8) If you go into said mine adits, make sure with a light or the reflected light from your Brunton compass mirror that there aren't any shafts just inside the entrance. A shaft is a hole in the ground, into which you don't want to fall. If you have not had any training in underground workings and aren't with at least one other person (preferably two others), DO NOT GO IN AT ALL. Stay out, stay alive. (Going in old workings and active underground mines has a whole other set of rules - one rule is: two lights per person is minimum, and one light per person had better be a fully charged, REAL mine lamp, not a flashlight.)

9) If you have to walk out (from getting stuck or stranded in the desert), do so at night if at all possible. In fact, only walk out in daytime if you know exactly where you are going, what road or building or spring you are planning to get to, how long it will take to get there, and when you can expect a person to be coming along. Also, consider all of those things if you are walking out at night, while also considering how well and how safely you can traverse the ground in the dark.

10) Because deserts (and other countryside - anywhere) can also be cold, especially at night, and even in high summer - always carry waterproof matches.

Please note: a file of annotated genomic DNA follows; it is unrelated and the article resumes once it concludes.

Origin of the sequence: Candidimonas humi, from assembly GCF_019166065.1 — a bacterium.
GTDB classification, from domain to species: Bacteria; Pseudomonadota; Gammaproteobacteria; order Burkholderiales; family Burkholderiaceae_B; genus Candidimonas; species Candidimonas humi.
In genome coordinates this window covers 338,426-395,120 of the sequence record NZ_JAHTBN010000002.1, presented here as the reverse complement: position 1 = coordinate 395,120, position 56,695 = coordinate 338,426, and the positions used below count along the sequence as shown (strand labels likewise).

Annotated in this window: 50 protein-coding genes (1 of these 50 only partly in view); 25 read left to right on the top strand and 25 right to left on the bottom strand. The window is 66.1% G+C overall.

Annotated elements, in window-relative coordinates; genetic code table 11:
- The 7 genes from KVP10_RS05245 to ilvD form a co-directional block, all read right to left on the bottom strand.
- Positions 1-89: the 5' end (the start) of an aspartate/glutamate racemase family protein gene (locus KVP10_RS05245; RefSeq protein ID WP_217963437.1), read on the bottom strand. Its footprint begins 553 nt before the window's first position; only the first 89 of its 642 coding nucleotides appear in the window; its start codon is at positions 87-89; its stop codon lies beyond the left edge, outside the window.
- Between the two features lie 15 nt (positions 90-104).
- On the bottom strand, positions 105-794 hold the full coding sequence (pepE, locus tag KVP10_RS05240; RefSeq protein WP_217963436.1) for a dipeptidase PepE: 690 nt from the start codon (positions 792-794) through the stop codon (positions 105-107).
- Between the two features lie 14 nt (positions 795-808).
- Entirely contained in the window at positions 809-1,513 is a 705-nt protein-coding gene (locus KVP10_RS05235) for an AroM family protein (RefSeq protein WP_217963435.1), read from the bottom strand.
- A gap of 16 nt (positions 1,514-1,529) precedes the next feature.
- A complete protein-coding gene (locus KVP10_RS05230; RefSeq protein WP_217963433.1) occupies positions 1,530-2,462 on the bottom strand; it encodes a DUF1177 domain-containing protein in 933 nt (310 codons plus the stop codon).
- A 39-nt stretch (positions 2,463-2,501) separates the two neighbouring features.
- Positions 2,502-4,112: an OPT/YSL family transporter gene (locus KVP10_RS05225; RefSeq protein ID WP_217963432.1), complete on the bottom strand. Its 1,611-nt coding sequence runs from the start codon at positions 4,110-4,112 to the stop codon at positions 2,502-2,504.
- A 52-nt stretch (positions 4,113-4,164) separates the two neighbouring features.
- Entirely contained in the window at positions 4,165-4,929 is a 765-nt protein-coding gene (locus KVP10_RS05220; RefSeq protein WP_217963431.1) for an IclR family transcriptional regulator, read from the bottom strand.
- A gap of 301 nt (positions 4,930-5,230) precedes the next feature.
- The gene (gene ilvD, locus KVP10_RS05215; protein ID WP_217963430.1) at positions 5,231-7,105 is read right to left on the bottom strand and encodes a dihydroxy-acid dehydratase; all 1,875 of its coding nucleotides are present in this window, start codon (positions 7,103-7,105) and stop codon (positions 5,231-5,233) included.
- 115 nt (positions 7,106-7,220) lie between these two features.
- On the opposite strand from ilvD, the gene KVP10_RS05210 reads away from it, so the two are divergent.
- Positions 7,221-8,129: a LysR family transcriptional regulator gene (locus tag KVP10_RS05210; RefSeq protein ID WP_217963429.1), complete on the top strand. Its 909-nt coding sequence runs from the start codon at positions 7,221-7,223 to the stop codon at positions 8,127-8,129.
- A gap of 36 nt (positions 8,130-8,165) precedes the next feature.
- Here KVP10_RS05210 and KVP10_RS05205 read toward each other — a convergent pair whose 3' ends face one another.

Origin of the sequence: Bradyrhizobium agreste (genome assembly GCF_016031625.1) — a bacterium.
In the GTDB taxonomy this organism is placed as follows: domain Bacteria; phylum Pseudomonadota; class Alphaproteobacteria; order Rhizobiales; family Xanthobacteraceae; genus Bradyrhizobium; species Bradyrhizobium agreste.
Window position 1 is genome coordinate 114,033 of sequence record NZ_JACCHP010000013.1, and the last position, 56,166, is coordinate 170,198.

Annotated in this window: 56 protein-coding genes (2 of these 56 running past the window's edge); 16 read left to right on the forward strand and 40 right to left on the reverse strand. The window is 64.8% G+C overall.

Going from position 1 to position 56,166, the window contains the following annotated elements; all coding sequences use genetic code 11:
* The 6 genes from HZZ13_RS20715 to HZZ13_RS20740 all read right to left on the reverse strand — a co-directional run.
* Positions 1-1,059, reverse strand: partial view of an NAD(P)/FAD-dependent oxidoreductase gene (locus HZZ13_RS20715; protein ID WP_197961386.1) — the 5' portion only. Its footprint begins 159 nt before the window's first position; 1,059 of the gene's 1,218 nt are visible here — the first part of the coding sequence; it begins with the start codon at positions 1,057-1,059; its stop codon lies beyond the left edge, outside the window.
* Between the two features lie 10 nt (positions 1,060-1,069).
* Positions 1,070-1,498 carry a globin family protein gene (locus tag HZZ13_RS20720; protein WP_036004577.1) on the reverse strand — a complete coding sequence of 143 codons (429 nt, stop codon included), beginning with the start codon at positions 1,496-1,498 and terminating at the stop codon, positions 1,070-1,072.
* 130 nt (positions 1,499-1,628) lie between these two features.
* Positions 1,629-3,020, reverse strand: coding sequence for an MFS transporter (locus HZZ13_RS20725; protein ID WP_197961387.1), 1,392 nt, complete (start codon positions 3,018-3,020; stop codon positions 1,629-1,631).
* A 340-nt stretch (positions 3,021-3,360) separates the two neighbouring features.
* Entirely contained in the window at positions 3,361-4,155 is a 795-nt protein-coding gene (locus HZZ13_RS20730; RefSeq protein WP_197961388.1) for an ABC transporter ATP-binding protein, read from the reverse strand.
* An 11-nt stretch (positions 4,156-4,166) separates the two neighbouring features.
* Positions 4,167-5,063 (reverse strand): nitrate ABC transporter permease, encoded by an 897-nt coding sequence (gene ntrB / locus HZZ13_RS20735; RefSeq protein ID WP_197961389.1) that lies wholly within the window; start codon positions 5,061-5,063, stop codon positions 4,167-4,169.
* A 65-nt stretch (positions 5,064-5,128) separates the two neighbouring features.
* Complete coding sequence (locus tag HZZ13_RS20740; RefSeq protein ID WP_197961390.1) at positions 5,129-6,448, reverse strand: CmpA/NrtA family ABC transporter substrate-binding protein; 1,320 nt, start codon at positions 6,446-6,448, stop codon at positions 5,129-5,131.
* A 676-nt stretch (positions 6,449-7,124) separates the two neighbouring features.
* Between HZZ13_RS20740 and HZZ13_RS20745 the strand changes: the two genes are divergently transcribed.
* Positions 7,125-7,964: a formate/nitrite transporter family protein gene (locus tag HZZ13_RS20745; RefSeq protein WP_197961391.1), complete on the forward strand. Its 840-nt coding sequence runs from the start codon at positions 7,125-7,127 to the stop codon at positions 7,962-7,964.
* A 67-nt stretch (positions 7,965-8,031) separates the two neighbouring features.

11) Always know the countryside. Know where all the springs are, and know which ones have water this year. Know if any dry washes are likely to have water running in them. Know which so-called perennial streams or creeks might actually be dry.

12) In other words, always have a good topographic map with you. A GPS with a good, downloaded map might suffice, but batteries can die, and sometimes the satellites are unreachable (bottoms of some canyons) or their output might for some reason be inaccurate. A folded paper map will never run out of batteries and will never give you the wrong coordinates (unless you read it incorrectly).

13) If you are stuck or stranded and have a vehicle, stay with it. There are only a very few occasions when leaving your vehicle to walk out is a good idea. Of course, you will have to make that decision in the field, hopefully not after you've become muddle-headed from lack of water, from heatstroke or heat exhaustion, or from exposure to the cold.